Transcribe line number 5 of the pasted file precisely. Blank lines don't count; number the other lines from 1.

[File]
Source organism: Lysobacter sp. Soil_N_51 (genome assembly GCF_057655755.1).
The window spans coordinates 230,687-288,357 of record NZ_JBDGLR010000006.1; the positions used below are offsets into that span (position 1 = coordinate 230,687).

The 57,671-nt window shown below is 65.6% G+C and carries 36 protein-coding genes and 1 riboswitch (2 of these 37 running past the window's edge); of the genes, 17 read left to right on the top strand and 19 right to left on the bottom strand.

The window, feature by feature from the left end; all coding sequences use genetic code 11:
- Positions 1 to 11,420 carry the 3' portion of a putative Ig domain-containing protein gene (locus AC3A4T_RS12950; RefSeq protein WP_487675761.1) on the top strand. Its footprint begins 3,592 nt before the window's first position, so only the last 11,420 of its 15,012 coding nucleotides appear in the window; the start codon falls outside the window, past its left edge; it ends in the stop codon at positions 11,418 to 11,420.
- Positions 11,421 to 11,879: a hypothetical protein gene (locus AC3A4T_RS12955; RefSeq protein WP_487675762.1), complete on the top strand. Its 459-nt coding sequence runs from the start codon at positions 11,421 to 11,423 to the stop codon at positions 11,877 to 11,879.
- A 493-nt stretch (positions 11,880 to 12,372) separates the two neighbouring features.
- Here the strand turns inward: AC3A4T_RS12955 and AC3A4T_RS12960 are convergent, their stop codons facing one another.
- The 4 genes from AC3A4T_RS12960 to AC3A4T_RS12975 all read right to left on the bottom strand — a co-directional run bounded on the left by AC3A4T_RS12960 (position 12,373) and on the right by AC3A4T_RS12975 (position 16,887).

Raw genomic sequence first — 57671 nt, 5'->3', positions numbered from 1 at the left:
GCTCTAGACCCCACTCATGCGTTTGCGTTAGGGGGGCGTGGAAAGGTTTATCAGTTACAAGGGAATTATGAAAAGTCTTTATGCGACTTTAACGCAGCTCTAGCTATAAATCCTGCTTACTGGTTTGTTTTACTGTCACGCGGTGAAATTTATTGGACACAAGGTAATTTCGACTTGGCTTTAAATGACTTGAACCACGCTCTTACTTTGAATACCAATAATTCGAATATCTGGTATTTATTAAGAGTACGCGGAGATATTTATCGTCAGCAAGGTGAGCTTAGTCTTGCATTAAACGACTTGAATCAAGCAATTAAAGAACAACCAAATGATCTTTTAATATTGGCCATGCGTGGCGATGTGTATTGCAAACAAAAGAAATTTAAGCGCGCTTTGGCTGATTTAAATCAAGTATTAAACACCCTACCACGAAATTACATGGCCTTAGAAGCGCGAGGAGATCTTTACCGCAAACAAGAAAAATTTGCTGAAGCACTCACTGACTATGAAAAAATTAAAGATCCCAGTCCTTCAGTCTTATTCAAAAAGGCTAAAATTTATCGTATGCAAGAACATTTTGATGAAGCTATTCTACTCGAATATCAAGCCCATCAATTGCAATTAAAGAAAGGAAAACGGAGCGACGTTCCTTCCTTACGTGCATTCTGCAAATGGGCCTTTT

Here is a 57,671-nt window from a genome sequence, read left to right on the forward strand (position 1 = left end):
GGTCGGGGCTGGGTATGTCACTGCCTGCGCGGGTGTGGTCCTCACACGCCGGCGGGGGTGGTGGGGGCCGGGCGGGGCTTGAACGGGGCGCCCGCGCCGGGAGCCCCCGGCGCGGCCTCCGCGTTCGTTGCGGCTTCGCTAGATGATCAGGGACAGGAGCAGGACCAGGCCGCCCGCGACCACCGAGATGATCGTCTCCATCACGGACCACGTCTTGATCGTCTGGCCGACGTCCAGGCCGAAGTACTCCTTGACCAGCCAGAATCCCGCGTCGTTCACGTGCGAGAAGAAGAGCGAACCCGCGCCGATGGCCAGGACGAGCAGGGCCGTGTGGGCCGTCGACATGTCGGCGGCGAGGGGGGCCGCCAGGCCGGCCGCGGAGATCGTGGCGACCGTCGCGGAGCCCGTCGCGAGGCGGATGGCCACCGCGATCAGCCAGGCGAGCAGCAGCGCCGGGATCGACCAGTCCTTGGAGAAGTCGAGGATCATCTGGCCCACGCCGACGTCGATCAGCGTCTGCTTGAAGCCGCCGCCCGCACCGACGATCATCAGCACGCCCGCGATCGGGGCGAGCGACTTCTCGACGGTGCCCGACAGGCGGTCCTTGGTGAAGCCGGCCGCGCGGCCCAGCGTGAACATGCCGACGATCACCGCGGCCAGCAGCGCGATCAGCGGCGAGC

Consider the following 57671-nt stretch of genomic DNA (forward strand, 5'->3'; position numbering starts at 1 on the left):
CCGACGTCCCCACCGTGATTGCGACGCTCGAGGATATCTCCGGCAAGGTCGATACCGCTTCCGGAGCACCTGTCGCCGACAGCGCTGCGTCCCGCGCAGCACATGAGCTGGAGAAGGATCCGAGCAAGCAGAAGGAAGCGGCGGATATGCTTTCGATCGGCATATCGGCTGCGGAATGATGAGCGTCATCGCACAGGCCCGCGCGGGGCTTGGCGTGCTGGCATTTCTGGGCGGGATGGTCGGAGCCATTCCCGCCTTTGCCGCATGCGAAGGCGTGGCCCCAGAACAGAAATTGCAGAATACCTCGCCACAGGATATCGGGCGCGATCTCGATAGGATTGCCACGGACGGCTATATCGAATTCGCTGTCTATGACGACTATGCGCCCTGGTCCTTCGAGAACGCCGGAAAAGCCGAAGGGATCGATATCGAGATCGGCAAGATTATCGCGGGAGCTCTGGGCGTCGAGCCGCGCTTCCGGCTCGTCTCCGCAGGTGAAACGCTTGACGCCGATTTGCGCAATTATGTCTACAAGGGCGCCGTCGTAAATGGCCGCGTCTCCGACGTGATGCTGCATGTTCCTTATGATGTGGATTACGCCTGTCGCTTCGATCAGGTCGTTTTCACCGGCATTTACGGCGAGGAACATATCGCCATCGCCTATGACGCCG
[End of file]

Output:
- Positions 1 to 11,420 carry the 3' portion of a putative Ig domain-containing protein gene (locus AC3A4T_RS12950; RefSeq protein WP_487675761.1) on the top strand. Its footprint begins 3,592 nt before the window's first position, so only the last 11,420 of its 15,012 coding nucleotides appear in the window; the start codon falls outside the window, past its left edge; it ends in the stop codon at positions 11,418 to 11,420.